Hire Gen Z

This is Why You Need Gen Zs on Your Team Now!

Published on December 4th, 2022


They’re efficient, they’re diverse and they’re digital natives. We are talking about the Generation Z or Gen Z, who are geared up to enter the global workforce and ready to reshape the world. It is up to recruiters and businesses to capitalize this newest generation in the workforce. 

Why is recruiting Gen Z important?

Recruiting the younger generation is a must to bridge the aging talent gap. Baby boomers are reaching retirement age, roughly about 10,000 of them will become eligible for retirement each day for the next ten years. On the other hand, millennials who represent about 35% of the global workforce as of 2020, will make about 75% by 2025. Gen Z now makes up around 24% of the current global workforce, which means they will be the dominating workforce of the future.

Acting now will give you the benefit of future-proofing your organization. You will have a multi-generational workforce, and both millennials and Gen Z can benefit through mentoring from boomers. Mentorship enables your younger employees to gain wisdom and insights into maneuvering the workplace, whereas older employees can hone their tech and social media skills.

Key Insights

  • Gen Z, also known as Zoomers, are the generation born between 1997 and 2012. Millennials, also known as Gen Y, are the generation born between 1981 and 1996.
  • They are the first generation to grow up with widespread access to the internet and social media, which has shaped their values and expectations.
  • Known for being more racially and ethnically diverse than previous generations.
  • They value social and environmental responsibility and tend to prioritize purpose over salary when choosing a job.
  • Highly skilled at adapting to new technologies and is comfortable with collaboration and remote work.
  • Highly educated, with many having completed or pursuing higher education.
  • Gen Z values transparency and open communication in the workplace and expects their employers to be transparent as well.
  • Gen Z is looking for opportunities for personal and professional development and values a strong company culture.
  • More likely to use online job boards and social media to search for job opportunities, so it's important for employers to have a strong online presence.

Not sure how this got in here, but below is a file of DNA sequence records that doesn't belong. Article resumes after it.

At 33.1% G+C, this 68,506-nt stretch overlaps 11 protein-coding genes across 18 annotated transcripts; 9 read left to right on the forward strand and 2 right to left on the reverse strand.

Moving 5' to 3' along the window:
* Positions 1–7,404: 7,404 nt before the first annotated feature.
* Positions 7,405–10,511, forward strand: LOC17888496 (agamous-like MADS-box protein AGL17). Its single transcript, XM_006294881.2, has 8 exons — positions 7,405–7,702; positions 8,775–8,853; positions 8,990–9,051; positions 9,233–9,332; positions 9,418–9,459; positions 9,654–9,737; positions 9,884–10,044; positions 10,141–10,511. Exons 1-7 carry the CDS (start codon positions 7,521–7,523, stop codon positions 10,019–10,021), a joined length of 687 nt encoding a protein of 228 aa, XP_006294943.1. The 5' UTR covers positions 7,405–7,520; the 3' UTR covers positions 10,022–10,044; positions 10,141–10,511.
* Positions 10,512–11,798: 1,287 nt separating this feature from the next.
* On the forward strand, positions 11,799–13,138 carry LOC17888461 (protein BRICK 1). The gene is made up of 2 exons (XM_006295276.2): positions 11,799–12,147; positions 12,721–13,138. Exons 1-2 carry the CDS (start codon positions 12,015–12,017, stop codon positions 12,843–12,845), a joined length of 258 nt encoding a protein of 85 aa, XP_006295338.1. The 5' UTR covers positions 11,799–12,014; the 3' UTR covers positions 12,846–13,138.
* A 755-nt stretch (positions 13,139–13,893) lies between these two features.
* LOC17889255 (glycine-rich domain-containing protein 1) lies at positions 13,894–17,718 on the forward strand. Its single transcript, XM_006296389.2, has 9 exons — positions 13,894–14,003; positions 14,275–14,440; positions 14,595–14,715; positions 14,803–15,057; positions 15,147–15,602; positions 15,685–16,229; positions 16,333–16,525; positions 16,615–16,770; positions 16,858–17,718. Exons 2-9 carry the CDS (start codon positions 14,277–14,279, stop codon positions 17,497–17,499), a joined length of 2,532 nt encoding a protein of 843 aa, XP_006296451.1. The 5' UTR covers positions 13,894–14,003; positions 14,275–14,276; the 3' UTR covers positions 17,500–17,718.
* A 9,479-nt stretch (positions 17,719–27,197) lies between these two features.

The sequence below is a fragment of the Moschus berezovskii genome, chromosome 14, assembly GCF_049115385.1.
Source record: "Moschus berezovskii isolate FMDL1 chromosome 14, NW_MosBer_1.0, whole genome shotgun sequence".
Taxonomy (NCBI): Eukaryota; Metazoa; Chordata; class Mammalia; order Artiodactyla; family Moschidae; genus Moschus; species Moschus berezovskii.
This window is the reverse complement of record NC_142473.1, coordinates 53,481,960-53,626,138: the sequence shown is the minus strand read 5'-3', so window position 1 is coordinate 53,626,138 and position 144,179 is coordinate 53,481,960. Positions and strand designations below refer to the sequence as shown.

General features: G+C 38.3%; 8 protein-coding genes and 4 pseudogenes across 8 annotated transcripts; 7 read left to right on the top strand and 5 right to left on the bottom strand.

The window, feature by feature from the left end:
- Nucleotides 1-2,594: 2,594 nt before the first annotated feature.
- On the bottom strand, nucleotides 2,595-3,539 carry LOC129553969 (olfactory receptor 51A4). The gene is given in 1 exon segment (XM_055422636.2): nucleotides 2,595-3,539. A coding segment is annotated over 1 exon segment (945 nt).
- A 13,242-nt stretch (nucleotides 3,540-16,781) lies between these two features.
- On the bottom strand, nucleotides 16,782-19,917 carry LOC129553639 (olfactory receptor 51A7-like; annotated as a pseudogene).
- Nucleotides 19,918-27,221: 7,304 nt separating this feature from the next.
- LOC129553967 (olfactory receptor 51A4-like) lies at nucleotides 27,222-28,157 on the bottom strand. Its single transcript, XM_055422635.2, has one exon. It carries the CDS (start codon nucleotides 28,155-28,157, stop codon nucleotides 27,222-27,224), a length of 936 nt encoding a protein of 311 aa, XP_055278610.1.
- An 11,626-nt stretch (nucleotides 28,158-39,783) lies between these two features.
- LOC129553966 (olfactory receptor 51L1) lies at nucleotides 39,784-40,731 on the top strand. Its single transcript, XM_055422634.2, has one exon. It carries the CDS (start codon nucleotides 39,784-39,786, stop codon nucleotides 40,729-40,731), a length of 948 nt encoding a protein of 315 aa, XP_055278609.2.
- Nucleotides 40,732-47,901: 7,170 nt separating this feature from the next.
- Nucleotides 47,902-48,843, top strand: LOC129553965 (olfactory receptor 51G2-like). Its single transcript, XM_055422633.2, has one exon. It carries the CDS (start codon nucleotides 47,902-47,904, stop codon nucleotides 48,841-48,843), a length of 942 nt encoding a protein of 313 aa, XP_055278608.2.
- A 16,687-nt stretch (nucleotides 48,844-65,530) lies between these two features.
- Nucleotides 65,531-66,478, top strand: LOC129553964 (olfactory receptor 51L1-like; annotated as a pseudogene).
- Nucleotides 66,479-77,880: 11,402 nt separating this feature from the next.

• Gen Z tends to be more independent and self-directed than Millennials, and values flexibility and work-life balance. Employers should consider offering flexible work arrangements to attract and retain Gen Z talent.

What are the benefits of having a Gen Z workforce?

Accepting Social Differences: Gen Z highly values cross-cultural communication. About 86% of Gen Z job seekers feel the company's commitment to diversity is important. As a company, you can showcase cultural differences and build a cooperative workforce. It will allow you to breakdown discrimination in workspace and systematic social issues.

  • Problem-Solving Skills: Gen Z continues to grow up in a fast-paced, result-oriented world. Their minds are profiled to be entrepreneurs and they are incredible problem solvers.
  • Fresh perspectives: Gen Z brings a unique set of experiences and perspectives to the workplace. They have grown up with technology and social media, and may have different ideas about how to use these tools to solve problems and drive innovation.
  • Digital literacy: Gen Z is often referred to as the "digital native" generation, meaning they have grown up with technology and are comfortable using a wide range of digital tools. This can be a valuable asset in today's increasingly digital world.
  • Adaptability: Gen Z is known for being adaptable and flexible, which can be helpful in a rapidly changing business environment. They are often willing to learn new skills and embrace new technologies, which can help your organization stay competitive. Dforce can lead to more creative and innovative thinking, as different viewpoints can stimulate new ideas and approaches.
  • Social and environmental consciousness: Gen Z is often more socially and environmentally conscious than previous generations, and may be more inclined to work for organizations that align with their values. This can be an important consideration for companies looking to attract and retain top talent.

What are the challenges in employing Gen Z?

Limited Work Experience: Since they are a relatively new generation in the workforce, they may not have as much job experience as older generations. This can make it harder for them to stand out in a competitive job market and may require businesses to invest more in training and development.

  • Low Median Job Tenure: Gen Z employees have a job tenure that is two-thirds shorter than older generations, which means HRs have to work harder to retain them.
  • Different communication styles: Zoomers have grown up with social media and may be more accustomed to communicating through digital channels. This can make it difficult for businesses to connect with them in more traditional ways, such as through in-person interviews.
  • Competition for top talent: They are known for being ambitious and motivated to succeed in their careers. This can make it competitive for businesses to attract top talent from this generation.
  • Different values: Gen Z may have different values and priorities than older generations, which can lead to misunderstandings and challenges in the workplace. For example, Gen Z may place a higher value on work-life balance and may not be as willing to put in long hours as older generations.